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What happens when you send a duck, a rooster and a sheep with monkeys and dogs into space? Scientists had to find out -- and for decades, they’ve been studying life in space with the help of some crawly, wiggly, fluttery, furry friends.

Hosted by: Caitlin Hofmeister
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Caitlin: In 1961, cosmonaut Yuri Gagarin became the first person in space. Since then, more than 500 people have left earth’s atmosphere, and 12 people have set foot on the moon. But back when space travel was still very new, we didn’t really know whether life could survive in space. So scientists had to come up with ways to find out -- and for decades, they’ve been studying life in space with the help of some crawly, wiggly, fluttery, furry friends.

These kinds of experiments were vital for helping scientists develop the brand new technology that we needed to take our first steps off of earth. And since then, they’ve helped scientists study the effects of long term space travel on living creatures.

The idea of using animals to test flight goes back a long time. The Montgolfier brothers sent a duck, a sheep, and a rooster up as the first passengers to ride in a hot air balloon in 1783. They wanted to test the effects of high altitude on live animals. The sheep was a stand in for a human, while the duck, thanks to its ability to fly, was considered a control. It would be a long time before we’d get around to sending anything beyond our atmosphere, though.

After several early launches in the late 1940’s with simpler life forms like fungi and insects, the first mammal in space was Albert II, a rhesus monkey, on June 14, 1949 - twenty years before humans landed on the moon. Scientists wanted to find out how exposure to all the radiation up there would affect mammals.

Albert II launched in a V2 rocket from White Sands, New Mexico. He reached an altitude of over 130 kilometers, and he survived that part -- but he died because of a parachute failure during landing. And Soviet union researchers chose dogs over primates, since they thought dogs were more likely to sit still during flight, making them easier to monitor.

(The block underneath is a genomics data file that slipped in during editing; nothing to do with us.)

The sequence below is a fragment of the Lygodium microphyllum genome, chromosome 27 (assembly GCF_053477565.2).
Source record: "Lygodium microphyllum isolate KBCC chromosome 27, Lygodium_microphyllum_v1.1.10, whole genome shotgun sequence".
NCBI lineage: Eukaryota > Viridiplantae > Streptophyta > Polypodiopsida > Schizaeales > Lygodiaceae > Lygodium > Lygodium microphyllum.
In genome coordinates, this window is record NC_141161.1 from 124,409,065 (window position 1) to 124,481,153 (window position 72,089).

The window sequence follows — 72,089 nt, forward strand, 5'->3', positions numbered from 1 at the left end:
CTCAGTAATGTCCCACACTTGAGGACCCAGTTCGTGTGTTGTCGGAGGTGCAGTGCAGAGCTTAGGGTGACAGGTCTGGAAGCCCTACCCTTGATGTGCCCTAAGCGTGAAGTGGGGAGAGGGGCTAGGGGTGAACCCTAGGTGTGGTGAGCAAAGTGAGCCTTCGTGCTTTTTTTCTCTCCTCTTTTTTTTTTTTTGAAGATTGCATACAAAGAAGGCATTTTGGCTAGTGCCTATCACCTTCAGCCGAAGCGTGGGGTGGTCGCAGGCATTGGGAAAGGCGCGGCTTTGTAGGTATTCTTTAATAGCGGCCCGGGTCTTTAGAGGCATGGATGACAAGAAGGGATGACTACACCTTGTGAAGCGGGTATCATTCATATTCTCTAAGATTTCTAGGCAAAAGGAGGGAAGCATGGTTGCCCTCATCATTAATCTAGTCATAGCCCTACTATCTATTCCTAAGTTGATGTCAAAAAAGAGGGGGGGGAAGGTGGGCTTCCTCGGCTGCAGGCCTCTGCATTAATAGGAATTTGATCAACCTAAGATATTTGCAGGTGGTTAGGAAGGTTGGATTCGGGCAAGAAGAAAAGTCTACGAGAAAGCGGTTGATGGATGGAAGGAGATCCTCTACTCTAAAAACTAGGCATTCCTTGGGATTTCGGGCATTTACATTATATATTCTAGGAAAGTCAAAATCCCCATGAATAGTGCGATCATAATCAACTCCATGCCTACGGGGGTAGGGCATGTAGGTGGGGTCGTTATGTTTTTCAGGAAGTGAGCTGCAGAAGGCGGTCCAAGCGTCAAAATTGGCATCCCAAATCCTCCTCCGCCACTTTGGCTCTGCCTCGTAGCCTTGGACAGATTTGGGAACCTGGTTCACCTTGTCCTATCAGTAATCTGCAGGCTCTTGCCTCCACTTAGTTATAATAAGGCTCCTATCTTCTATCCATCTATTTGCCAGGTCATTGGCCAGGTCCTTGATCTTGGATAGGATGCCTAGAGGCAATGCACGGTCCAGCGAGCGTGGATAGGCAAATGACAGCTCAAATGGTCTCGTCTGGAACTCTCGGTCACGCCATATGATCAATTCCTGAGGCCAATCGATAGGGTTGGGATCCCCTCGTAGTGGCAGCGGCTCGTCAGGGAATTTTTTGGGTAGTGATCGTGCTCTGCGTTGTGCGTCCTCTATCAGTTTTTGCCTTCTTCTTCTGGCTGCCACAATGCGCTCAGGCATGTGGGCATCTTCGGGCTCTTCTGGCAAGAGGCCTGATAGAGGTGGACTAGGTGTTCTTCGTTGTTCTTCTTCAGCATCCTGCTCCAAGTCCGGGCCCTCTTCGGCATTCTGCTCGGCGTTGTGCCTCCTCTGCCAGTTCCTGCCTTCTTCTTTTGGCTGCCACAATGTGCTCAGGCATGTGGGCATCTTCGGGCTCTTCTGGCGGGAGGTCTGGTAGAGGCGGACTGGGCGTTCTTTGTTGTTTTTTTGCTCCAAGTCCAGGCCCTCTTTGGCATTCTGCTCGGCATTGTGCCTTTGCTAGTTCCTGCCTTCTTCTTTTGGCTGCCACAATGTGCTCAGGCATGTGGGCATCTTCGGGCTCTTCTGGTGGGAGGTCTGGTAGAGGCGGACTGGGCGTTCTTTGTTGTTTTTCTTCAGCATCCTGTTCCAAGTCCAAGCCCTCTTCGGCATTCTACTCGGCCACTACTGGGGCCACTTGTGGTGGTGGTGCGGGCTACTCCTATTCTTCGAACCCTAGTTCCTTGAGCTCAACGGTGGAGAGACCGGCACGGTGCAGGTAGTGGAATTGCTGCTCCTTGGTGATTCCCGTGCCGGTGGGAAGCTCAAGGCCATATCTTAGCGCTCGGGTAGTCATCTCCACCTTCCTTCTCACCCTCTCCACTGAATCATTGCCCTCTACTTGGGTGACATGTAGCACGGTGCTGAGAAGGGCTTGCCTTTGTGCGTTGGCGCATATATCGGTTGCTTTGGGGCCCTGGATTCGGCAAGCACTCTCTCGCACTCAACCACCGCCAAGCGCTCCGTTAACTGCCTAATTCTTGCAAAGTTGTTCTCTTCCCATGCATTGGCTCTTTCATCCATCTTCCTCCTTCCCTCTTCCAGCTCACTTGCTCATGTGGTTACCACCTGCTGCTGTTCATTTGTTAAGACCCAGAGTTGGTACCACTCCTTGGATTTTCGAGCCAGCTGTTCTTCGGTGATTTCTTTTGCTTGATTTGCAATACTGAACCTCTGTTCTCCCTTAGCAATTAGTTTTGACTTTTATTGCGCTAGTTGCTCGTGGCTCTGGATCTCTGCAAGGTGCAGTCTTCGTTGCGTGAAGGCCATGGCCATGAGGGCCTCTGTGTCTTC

And the Soviets were the first to recover mammals alive after space flight -- the dogs Dezik and Tsygan landed safely in 1951. Then, in 1957, a dog named Laika became the first animal to orbit Earth -- though she died a few hours into the flight.

These early experiments were crucial in developing the equipment to keep an animal alive during takeoff and while they were in flight. Each launch was a test of new technology. A lot of animals were lost, but scientists learned from these failures, engineering things like better rockets, flight capsules, and landing gear.

After some missions failed because of faulty parachutes, for example, American engineers redesigned the parachutes so that in 1951, they were able to successfully recover Yorick the rhesus monkey alive. Once they’d worked out those details, they were finally ready to start sending humans out of our atmosphere.

Cosmonaut Yuri Gagarin became the first person in space on April 12, 1961, and less than a month later, Alan Shepard became the first American astronaut in space. So we’d figured out it was possible for life to survive in space and sent some more humans up there.

Animals were still incredibly important for space research -- especially when it comes to studying the effects of microgravity and radiation exposure. In 2003 and 2004, for example, scientists sent some simple invertebrates to the International Space Station -- a group of nematode worms, C. elegans.

They wanted to examine the impact of space living on DNA -- whether living and reproducing in space would lead to any observable changes at the genetic or cellular level. C. elegans was a good choice for this research because the worms have a relatively small genome and are used in research all the time, so their genes have been completely mapped.

Plus, with their short life spans, they’re great for studying effects over generations. Overall, the researchers didn’t find too many changes in gene expression -- but they did find that worms within the same group showed the same small changes. That might mean that different populations might have different sensitivities to space flight -- which could explain why some astronauts have a harder time adjusting to orbit than others.

These kinds of experiments are still going on today -- the ISS even has a special Rodent Research Facility, a habitat designed specifically for studying mice in space. Thank you to all the non-human astronauts, thanks to the creatures we’re starting to better understand how living and moving in space impacts us.

And thank you to you for watching this episode of SciShow Space, and thanks especially to our patrons on Patreon who help make this show possible. If you want to help us keep making episodes like this, just go to to learn more, and don’t forget to go to and subscribe!